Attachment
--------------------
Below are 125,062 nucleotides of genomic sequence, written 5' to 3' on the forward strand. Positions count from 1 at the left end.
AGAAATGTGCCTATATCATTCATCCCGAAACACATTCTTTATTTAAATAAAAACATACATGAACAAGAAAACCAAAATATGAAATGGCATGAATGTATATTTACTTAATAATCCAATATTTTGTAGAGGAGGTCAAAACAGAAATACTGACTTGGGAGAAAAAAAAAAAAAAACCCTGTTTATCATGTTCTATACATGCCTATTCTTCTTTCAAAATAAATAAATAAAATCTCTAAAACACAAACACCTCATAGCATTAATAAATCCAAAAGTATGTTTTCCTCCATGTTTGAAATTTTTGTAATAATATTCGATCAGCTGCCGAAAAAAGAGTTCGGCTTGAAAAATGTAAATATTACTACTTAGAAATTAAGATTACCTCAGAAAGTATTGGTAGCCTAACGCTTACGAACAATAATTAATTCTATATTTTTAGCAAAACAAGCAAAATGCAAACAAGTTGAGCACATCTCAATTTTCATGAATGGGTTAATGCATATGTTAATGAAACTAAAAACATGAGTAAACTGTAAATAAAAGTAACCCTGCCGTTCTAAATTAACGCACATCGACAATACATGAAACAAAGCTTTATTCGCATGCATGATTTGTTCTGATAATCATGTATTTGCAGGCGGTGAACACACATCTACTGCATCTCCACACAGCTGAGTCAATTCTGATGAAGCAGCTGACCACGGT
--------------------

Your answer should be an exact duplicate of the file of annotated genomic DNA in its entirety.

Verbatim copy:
Below are 125,062 nucleotides of genomic sequence, written 5' to 3' on the forward strand. Positions count from 1 at the left end.
AGAAATGTGCCTATATCATTCATCCCGAAACACATTCTTTATTTAAATAAAAACATACATGAACAAGAAAACCAAAATATGAAATGGCATGAATGTATATTTACTTAATAATCCAATATTTTGTAGAGGAGGTCAAAACAGAAATACTGACTTGGGAGAAAAAAAAAAAAAAACCCTGTTTATCATGTTCTATACATGCCTATTCTTCTTTCAAAATAAATAAATAAAATCTCTAAAACACAAACACCTCATAGCATTAATAAATCCAAAAGTATGTTTTCCTCCATGTTTGAAATTTTTGTAATAATATTCGATCAGCTGCCGAAAAAAGAGTTCGGCTTGAAAAATGTAAATATTACTACTTAGAAATTAAGATTACCTCAGAAAGTATTGGTAGCCTAACGCTTACGAACAATAATTAATTCTATATTTTTAGCAAAACAAGCAAAATGCAAACAAGTTGAGCACATCTCAATTTTCATGAATGGGTTAATGCATATGTTAATGAAACTAAAAACATGAGTAAACTGTAAATAAAAGTAACCCTGCCGTTCTAAATTAACGCACATCGACAATACATGAAACAAAGCTTTATTCGCATGCATGATTTGTTCTGATAATCATGTATTTGCAGGCGGTGAACACACATCTACTGCATCTCCACACAGCTGAGTCAATTCTGATGAAGCAGCTGACCACGGT